A lawsuit involving the former chief of Staples is back in the news more than two decades later because one of the key witnesses in the trial was Mitt Romney, the Republican nominee for president.
In 1987, two years before the company went public, then-Staples chief Tom Stemberg was negotiating his divorce settlement. The company's board, which Romney was a part of, agreed that Stemberg's company stock was worth less than a penny a share.
Meanwhile, it was preparing to go public at a hoped-for offering price of $6 a share.
The board's low valuation in 1987 short-changed Maureen Stemberg when she wound up selling the shares she received in the divorce for about $2.35 each, according to the suit she filed in 1991 in an unsuccessful attempt to redo the settlement.
Romney was on the Staples board at the time because his investment firm, Bain Capital, had provided much of the money to get Staples started and was a major holder of its preferred stock.
Romney has touted his years running Bain Capital as a prime qualification for the presidency, while the Obama campaign has used the Bain years against him by highlighting the firm's record of making huge profits on its acquisitions, even when the companies it purchased laid off workers or closed entirely.
Now, the testimony Romney gave in the 1991 trial in Dedham, Mass., defending the board's stock valuation, is under scrutiny.
The Boston Globe went to court Oct. 15 to unseal the transcript of Romney's testimony. Meanwhile, Gloria Allred, a workplace rights lawyer (and Democratic supporter of President Obama) asked the court to lift the long-standing gag order that has kept Maureen Stemberg from talking about the matter.
The court agreed Thursday to unseal the testimony, but left the gag order intact. Romney's lawyer offered no objection to unsealing the testimony. Allred objected mightily about Maureen Stemberg's being unable to speak out, arguing that her explanation was critical to put the dense, at times confusing testimony in context.
"We can only discuss what happened in court yesterday and Wednesday," she told NPR Friday.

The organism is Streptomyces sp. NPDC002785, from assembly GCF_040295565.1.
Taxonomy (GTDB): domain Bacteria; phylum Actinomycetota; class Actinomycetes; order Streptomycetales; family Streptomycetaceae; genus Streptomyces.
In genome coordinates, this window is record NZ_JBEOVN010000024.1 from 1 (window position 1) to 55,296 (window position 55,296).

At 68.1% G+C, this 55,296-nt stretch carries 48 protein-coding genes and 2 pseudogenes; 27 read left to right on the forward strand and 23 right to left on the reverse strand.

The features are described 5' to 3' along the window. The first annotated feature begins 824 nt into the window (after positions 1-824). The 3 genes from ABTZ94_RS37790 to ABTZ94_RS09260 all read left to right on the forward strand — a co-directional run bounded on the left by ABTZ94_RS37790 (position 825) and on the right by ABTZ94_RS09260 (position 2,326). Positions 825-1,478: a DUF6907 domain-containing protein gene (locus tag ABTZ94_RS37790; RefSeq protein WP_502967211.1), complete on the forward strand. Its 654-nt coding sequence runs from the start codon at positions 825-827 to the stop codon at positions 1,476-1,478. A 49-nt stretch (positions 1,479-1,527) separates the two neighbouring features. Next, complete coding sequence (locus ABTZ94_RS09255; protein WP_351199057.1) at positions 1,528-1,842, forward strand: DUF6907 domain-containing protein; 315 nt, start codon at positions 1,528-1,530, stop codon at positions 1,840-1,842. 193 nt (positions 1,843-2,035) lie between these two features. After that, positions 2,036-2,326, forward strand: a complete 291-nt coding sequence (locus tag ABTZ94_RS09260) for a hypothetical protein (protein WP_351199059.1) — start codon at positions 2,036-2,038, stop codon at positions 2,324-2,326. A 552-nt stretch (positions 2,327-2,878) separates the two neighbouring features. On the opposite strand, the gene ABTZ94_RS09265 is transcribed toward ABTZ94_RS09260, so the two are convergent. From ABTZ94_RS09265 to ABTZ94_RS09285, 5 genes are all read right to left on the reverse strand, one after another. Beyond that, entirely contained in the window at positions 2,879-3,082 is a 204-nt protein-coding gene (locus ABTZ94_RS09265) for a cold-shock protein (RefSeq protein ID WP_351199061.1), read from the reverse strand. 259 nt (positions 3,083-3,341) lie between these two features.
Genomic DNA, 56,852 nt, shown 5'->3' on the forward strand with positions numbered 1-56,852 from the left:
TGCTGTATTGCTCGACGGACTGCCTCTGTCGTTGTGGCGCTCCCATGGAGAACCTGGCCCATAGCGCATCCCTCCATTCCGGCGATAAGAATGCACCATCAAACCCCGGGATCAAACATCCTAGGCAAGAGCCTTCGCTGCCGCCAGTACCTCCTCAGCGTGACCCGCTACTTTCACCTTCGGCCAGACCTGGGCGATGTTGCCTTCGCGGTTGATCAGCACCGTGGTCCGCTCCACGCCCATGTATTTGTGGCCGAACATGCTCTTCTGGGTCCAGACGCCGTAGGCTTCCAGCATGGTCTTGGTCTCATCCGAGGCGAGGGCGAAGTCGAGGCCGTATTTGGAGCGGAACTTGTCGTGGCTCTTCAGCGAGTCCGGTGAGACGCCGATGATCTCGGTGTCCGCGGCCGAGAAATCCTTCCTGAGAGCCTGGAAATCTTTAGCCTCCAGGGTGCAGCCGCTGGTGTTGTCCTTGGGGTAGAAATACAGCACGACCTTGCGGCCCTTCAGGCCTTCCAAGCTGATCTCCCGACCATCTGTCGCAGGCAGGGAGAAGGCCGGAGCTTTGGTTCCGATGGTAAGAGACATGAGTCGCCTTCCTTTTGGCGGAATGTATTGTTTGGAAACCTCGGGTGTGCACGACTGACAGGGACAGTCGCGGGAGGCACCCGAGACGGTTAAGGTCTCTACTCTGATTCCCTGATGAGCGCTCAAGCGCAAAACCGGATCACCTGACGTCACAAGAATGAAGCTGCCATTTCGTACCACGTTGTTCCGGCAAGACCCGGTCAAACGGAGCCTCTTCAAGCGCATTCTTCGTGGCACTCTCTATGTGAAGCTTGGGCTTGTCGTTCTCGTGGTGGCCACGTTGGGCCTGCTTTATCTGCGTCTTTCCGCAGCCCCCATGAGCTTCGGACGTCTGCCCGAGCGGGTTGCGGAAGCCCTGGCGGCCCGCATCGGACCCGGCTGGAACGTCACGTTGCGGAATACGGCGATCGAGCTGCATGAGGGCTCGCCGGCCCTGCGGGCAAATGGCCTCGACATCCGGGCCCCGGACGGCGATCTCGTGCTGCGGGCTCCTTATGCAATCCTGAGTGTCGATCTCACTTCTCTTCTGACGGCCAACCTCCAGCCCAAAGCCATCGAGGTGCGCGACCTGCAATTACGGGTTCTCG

Romney's campaign referred questions to Romney's lawyer, Robert Jones, who released a statement attacking Allred:
"These tabloid charges being shopped by Gloria Allred, one of President Obama's most prominent supporters, are absolutely false. Every time a court has reviewed the allegations of her client over the last 24 years, they have been rejected. There is no new information here."
The transcript does show Romney as highly detail-oriented, walking the judge through the complicated business of venture capital and private equity. He explains that Bain Capital typically invested in startups only when it believed it could earn its investment back with a 10-fold return within five years.
He went through a detailed explanation of how he appraised the value of Staples stock, based on a variety of factors, to arrive at a fair market price of about $1.30 a share.
Maureen Stemberg's lawyer in that 1991 trial, Joseph Walsh, tried to show a contradiction between that valuation and the .10 cent per-share value that Romney and the rest of the Staples board set on Sept. 22, 1987.
Answered Romney: "It was my true belief that one could justify one-tenth-of-one-cent as the value of the common stock, but that the stock was probably worth more than that."
Romney also testified that he was aware Staples was talking to Goldman Sachs about a possible public offering. In an earlier deposition, Romney had said a $6 per-share price was realistic, enabling Romney and his Bain partners "to more than double our money over a one- to three-year time frame."
But under questioning from Tom Stemberg's lawyer, Romney qualified that optimism by saying he only thought there was a 25 percent chance of Staples doing very well financially, and a 25 percent chance of Bain losing its entire investment.
Stemberg has been a strong supporter of Romney's political career and spoke in support of his nomination at the Republican National Convention in Tampa, Fla., in August.
S.V. Dte is congressional editor on NPR's Washington Desk.